This French term defines women photographers as those who stroll and wander through the streets with cameras on their bodies, in search of images. Those of the first generation, with bourgeois origins, were able to afford study trips. Professional women became involved in political events in the 1960s, their images bearing witness to social changes and the struggles of human rights and feminist movements. Their presence in the streets in adverse situations demonstrated the ethical and aesthetic commitment assumed by each of them.


Other nudes
Technical and conceptual research into the genre of the nude, previously forbidden to women, came to the fore from the 1930s onwards. They provided new interpretations of the body and used this genre to question the heteronormative system in its representation of the female body. Some photographers explored lesbian desire. Others broke away from the ideas of beauty and youth, as well as proposing unconventional forms of representation of the male body.


Sequences that would have been…
The fragility of survival also responds to the failure of the political, social and economic projects in the Latin American region, those that condition our lives and our desires. The interest of several photographers in exploring these complex areas of existence in their most vulnerable aspects led them to focus particularly on two key moments of life: childhood and adolescence.


The craft of documenting
Many combined the demands of more personal assignments with reports abroad, an option that led them to become involved in political and social events. Argentina’s last military dictatorship and its human rights violations left an indelible mark on the country. Culture during these years sought to organise spaces of resistance and one of these was Teatro Abierto [Open Theatre], documented by Julie Weisz.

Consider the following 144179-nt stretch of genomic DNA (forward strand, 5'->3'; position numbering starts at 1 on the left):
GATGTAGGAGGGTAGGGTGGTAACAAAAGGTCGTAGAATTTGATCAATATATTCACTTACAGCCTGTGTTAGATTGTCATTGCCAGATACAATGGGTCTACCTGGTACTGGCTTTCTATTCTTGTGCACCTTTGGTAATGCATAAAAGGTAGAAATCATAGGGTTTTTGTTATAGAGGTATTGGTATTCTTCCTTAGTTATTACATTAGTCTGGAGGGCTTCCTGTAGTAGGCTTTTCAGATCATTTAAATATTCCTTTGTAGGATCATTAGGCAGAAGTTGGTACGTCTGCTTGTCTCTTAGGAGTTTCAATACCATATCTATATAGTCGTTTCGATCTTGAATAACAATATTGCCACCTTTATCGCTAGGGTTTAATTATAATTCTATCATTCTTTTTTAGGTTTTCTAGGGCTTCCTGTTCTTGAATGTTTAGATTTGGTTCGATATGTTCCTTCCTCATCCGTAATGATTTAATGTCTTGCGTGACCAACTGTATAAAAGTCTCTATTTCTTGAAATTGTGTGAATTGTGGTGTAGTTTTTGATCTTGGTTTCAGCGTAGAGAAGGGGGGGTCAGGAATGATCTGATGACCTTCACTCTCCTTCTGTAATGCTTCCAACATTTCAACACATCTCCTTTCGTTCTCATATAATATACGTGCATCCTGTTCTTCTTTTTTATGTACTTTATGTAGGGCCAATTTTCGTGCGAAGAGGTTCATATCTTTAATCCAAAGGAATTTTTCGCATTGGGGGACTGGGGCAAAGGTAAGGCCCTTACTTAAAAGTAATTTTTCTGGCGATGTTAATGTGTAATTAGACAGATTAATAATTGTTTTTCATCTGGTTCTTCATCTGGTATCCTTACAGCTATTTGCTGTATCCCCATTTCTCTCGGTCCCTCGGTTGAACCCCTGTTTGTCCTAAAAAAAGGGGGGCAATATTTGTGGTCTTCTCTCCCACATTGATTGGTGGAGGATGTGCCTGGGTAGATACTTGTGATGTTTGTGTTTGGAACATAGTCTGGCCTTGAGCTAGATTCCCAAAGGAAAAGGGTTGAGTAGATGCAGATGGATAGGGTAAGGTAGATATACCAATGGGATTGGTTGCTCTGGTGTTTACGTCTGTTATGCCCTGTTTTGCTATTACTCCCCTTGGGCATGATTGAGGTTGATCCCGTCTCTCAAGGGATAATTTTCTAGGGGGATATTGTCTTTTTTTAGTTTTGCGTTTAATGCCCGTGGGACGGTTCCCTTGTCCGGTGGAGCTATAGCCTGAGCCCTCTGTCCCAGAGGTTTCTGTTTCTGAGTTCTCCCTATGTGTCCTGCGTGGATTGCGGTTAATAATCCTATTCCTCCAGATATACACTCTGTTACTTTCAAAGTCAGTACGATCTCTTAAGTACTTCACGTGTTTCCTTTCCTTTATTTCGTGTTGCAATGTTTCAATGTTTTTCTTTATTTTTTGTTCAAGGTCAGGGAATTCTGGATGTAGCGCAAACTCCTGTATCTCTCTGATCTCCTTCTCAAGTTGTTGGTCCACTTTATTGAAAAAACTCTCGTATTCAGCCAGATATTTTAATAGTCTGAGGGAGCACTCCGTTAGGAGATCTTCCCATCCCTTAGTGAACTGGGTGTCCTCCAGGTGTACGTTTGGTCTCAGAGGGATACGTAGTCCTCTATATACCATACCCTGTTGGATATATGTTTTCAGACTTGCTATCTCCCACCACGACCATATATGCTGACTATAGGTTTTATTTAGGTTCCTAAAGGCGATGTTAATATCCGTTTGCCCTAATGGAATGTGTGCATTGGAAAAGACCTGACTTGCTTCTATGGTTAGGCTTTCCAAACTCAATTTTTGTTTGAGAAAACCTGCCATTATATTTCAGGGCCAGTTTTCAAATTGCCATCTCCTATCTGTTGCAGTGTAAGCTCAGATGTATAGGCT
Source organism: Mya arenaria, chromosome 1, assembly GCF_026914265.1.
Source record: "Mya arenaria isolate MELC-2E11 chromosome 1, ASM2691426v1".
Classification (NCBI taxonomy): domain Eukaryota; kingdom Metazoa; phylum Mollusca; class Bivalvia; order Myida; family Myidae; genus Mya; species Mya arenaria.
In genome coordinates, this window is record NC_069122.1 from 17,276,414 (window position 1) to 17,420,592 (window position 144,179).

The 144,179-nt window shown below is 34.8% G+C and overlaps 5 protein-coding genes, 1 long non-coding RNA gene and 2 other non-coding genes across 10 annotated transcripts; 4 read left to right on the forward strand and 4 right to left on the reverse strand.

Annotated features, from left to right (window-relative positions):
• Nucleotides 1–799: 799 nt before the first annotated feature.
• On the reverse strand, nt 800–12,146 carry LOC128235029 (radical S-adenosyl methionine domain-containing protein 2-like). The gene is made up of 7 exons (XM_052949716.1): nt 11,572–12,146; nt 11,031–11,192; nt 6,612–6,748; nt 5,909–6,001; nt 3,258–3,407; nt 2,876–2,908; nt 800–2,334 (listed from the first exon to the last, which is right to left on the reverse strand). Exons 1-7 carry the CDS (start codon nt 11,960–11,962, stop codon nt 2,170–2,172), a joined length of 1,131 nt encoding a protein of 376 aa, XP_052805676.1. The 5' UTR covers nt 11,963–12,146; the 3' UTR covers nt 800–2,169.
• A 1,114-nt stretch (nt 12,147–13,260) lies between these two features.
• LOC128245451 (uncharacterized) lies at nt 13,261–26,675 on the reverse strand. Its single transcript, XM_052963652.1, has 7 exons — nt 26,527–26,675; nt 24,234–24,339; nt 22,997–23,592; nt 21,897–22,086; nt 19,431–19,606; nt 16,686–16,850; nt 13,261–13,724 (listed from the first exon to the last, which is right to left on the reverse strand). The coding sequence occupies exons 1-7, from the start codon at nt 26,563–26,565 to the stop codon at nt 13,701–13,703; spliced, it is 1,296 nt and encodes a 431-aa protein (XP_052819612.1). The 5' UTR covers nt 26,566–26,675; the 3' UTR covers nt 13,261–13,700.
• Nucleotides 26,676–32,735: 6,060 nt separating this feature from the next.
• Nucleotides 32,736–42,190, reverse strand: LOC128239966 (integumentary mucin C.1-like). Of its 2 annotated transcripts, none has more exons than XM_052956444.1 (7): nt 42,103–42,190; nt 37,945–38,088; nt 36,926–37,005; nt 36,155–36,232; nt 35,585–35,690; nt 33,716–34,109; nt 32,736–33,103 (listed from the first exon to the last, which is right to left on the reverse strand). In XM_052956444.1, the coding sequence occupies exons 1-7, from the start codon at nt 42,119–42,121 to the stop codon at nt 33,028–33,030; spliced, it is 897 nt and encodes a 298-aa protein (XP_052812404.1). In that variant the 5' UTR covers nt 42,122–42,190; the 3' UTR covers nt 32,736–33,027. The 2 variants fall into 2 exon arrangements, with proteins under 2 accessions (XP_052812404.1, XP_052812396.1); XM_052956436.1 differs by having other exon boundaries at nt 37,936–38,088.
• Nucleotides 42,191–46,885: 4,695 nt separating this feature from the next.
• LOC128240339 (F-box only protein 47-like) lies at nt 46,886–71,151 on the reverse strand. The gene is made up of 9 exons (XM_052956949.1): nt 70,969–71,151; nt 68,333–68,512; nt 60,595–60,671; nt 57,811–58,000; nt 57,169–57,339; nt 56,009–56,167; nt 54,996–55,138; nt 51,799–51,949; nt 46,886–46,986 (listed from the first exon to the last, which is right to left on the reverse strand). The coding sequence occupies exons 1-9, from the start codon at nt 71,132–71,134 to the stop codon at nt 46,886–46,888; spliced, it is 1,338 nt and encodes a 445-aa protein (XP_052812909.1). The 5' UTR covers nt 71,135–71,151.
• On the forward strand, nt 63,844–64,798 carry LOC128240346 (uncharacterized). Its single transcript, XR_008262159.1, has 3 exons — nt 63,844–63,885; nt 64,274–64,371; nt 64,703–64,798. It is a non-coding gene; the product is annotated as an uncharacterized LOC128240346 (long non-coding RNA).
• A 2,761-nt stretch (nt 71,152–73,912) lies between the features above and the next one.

Free guided tours:


5.30pm in Basque / 6.30pm in Spanish

Limited places

Prior booking is required by calling 943 3251937, at the Sala or writing to This email address is being protected from spambots. You need JavaScript enabled to view it.




Online seminar

7 September: Talk Life through the lens by María Laura Rosa, exhibition curator.

9 September: Discussion with Narcisa Hirsch and Daniela Muttis.

14 September: Discussion with Alicia Sanguinetti.

28 September: Discussion with Adriana Lestido.

1 October: Talk Parallel paths: Feminism, sexual liberation and photography in Latin America and Spain by Juan Vicente Aliaga.


All activities will commence at 6pm and can be followed on the Zoom platform or our YouTube channel.



Film season in collaboration with Tabakalera-Discussions with Imágenes secuenciadas


18 June, 7pm
Ama-Zona. Narcisa Hirch. Argentina (1983), 11’
Bloody Daughter. Stéphanie Argerich, France (2012), 95’


8 October, 7pm
Juguetes. María Luisa Bemberg. Argentina (1978), 12’
Naomi Campbell-No es fácil convertirse en otra persona. Nicolás Videla and Camila José Donoso. Chile (2013), 85’


Tickets available at Tabakalera’s usual points of sale.




Discard here the brochure of the exhibition:

foeto eng






Basque, Spanish and English ediotion.

Price: € 35 € (VAT included)